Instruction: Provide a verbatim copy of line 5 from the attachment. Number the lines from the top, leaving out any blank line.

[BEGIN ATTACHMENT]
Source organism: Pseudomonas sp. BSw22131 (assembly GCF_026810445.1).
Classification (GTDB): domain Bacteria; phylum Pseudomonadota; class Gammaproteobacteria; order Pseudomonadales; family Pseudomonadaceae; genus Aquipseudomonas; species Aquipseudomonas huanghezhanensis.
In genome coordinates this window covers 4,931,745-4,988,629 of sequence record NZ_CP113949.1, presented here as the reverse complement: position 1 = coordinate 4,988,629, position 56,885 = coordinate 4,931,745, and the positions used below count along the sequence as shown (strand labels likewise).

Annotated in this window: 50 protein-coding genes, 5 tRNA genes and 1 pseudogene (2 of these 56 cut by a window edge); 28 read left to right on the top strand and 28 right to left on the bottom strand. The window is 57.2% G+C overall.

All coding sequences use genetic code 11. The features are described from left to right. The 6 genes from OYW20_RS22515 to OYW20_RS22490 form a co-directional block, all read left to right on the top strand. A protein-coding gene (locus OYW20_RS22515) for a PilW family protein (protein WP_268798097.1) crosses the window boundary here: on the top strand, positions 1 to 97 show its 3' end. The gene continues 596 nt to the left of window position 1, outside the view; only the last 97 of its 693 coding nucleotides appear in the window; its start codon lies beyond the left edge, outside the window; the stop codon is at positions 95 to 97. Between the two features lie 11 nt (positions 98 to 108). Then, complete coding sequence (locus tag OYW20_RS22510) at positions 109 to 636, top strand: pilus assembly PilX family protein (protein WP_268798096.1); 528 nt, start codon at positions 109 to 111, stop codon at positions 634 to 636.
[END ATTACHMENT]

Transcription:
All coding sequences use genetic code 11. The features are described from left to right. The 6 genes from OYW20_RS22515 to OYW20_RS22490 form a co-directional block, all read left to right on the top strand. A protein-coding gene (locus OYW20_RS22515) for a PilW family protein (protein WP_268798097.1) crosses the window boundary here: on the top strand, positions 1 to 97 show its 3' end. The gene continues 596 nt to the left of window position 1, outside the view; only the last 97 of its 693 coding nucleotides appear in the window; its start codon lies beyond the left edge, outside the window; the stop codon is at positions 95 to 97. Between the two features lie 11 nt (positions 98 to 108). Then, complete coding sequence (locus tag OYW20_RS22510) at positions 109 to 636, top strand: pilus assembly PilX family protein (protein WP_268798096.1); 528 nt, start codon at positions 109 to 111, stop codon at positions 634 to 636.